The Boy Scouts of America (BSA) will no longer prevent gay men from becoming scout leaders — but local troops will still be allowed to maintain their own bans, according to a new compromise policy enacted Monday by the group's 71-member board.
"This change allows… members and parents to select local units, chartered to organizations with similar beliefs, that best meet the needs of their families," the organization said in a statement. "This change would also respect the right of religious chartered organizations to continue to choose adult leaders whose beliefs are consistent with their own."
Nearly 70 percent of BSA chapters are hosted by religious organizations. The Mormon Church, for example, is one of the largest sponsors of BSA chapters. The board's compromise is intended to allow groups that oppose homosexual leaders to maintain their bans, while encouraging more liberal chapters to enact their own leadership policies.
In a statement released Monday after the change was enacted, the Mormon Church said it is "deeply troubled" by the new policy. "The Church has always welcomed all boys to its Scouting units regardless of sexual orientation," the statement said. "However, the admission of openly gay leaders is inconsistent with the doctrines of the Church and what have traditionally been the values of the Boy Scouts of America."
Scouts for Equality, a group of current and former Boy Scouts who have been pushing the organization for more than three years to make the change, praised the vote as "historic," and said it "marks the beginning of a new chapter" for the organization.
"As of this vote, the Boy Scouts of America is an organization that is looking forward, not back," Scouts for Equality executive director Zach Wahls said in a statement. "While we still have some reservations about individual units discriminating against gay adults, we couldn't be more excited about the future of Scouting."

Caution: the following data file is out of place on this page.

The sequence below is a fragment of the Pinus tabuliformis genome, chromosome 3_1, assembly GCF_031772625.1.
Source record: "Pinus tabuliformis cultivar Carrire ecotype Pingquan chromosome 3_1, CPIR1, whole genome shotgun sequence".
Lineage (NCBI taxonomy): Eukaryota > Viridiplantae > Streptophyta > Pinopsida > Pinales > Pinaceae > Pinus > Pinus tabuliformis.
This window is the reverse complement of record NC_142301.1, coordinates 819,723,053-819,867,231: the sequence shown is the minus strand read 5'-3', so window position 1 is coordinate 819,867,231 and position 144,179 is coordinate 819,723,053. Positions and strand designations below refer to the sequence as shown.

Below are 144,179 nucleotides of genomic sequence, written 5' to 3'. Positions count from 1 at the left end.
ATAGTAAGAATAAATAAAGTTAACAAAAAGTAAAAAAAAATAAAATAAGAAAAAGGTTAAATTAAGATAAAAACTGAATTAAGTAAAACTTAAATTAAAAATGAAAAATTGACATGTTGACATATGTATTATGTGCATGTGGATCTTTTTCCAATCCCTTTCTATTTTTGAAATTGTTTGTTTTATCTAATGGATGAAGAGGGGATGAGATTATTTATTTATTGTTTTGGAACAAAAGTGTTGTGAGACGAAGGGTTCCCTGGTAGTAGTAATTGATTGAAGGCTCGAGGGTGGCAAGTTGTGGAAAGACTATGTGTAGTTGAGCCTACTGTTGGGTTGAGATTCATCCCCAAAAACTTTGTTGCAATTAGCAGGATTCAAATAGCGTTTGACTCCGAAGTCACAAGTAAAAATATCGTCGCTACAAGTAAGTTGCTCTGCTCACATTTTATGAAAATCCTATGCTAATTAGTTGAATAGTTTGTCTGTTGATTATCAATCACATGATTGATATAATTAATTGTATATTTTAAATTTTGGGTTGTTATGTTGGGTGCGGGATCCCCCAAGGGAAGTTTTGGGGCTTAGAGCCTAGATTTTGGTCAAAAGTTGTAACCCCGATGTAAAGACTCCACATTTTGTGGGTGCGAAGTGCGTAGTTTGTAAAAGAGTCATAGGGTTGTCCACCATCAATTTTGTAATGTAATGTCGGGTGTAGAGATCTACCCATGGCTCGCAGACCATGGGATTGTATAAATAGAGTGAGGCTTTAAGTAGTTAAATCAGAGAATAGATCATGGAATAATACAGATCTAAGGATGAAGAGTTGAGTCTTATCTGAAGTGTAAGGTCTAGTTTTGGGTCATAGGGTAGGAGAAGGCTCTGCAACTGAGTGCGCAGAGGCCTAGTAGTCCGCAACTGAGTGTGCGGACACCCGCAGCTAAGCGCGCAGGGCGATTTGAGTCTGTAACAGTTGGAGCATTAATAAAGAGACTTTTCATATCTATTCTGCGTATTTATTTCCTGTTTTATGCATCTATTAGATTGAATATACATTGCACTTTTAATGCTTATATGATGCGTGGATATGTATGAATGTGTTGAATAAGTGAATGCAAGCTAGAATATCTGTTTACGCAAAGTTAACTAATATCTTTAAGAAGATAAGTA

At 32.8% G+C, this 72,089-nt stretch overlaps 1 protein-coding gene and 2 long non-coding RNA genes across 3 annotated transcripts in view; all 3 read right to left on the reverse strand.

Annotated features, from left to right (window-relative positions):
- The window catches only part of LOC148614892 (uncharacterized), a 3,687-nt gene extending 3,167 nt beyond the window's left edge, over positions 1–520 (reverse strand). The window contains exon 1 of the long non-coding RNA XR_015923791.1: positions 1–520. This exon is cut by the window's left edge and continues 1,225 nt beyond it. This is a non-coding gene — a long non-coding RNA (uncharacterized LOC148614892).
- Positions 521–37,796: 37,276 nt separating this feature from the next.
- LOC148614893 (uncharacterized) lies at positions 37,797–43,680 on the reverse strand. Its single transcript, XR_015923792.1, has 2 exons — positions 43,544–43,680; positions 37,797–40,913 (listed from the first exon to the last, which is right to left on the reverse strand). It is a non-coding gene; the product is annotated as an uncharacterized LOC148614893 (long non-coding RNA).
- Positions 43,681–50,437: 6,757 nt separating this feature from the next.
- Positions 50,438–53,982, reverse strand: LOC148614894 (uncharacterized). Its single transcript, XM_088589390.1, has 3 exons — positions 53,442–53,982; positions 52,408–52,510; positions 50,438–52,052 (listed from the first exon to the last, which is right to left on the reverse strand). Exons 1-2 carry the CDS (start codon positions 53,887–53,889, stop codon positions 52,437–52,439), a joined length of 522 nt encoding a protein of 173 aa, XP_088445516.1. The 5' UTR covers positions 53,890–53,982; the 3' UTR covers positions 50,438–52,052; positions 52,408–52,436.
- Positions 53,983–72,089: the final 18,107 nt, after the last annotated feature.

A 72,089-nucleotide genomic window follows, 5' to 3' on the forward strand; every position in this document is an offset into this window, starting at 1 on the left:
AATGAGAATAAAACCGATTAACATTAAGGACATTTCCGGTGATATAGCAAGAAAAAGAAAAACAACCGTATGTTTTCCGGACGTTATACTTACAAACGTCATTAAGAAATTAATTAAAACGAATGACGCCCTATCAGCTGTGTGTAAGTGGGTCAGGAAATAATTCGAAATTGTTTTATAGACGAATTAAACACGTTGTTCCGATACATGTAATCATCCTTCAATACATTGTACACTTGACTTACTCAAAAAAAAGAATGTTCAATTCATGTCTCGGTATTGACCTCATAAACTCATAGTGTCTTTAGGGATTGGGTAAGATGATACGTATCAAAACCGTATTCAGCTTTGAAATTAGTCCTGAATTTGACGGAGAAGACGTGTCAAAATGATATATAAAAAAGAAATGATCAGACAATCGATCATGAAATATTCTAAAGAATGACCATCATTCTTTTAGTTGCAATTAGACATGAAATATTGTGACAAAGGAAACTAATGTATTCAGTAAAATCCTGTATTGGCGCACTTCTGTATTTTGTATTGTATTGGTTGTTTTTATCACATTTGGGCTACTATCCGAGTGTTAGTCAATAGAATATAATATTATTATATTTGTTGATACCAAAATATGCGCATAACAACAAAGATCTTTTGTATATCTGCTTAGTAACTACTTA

Speaking to VICE News ahead of the vote, Wahls, a 24-year-old Eagle Scout, was more measured in his praise. "It's a step in the right direction," he said. "A non-discrimination policy would be the best policy, but we know they [the BSA board] are navigating a very difficult line."
Pressure has been mounting for the organization to remove its blanket ban on gay leaders. In early July, the BSA's executive board passed a resolution asking the organization to reconsider the ban in response to what it called a "sea change in the law with respect to gay rights." In May, BSA president and former US Defense Secretary Robert Gates called the ban on gay leaders "unsustainable."
Some local chapters have been applying more direct pressure on the national board. In New York, a local affiliate hired Pascal Tessier, an 18-year-old Eagle Scout and gay activist, as a counselor, and threatened to sue under anti-discrimination laws if he were to be dismissed.
'It's a step in the right direction.'
Wahls said the new policy is the result of "sustained pressure" on the BSA from gay rights organizations and corporate sponsors. Companies such as Intel and UPS have threatened to withhold funding from the BSA in response to its anti-gay policies.
Still, the organization has also evolved internally on gay rights over the last 15 years. In 2000, gay scout leader James Dale sued the BSA for discrimination when he was dismissed from his troop; the organization fought Dale all the way to the Supreme Court and won. The BSA made headlines — and alienated some of its more conservative supporters — when it voted to allow gay members in 2014. The move followed several high-profile cases where scouts were expelled from their troops because of their sexuality.
Michael Harrison, a businessman who led a Boy Scouts troop in Orange County, California, and has lobbied for a more gay-friendly policy, said Monday's decision is a good compromise for the BSA. "There are differences of opinion, and we need to be respectful of them," he told the New York Times. "It doesn't mean the Mormons have to pick a gay scoutmaster, but please don't tell the Unitarians they can't."
Some conservative scouting groups see things differently. "We are greatly saddened by the BSA's resolution," John Stemberger, the director of Trail Life USA, a scouting group formed after the BSA allowed gay members in 2013, said in a statement. "The new resolution… clearly affirms that homosexual acts can be 'moral, honorable, committed and respectful.' This opinion is wholly incompatible with historic Christian theology and ethics, and will make it even more challenging for a church to integrate a BSA unit as part of a church's ministry offerings."
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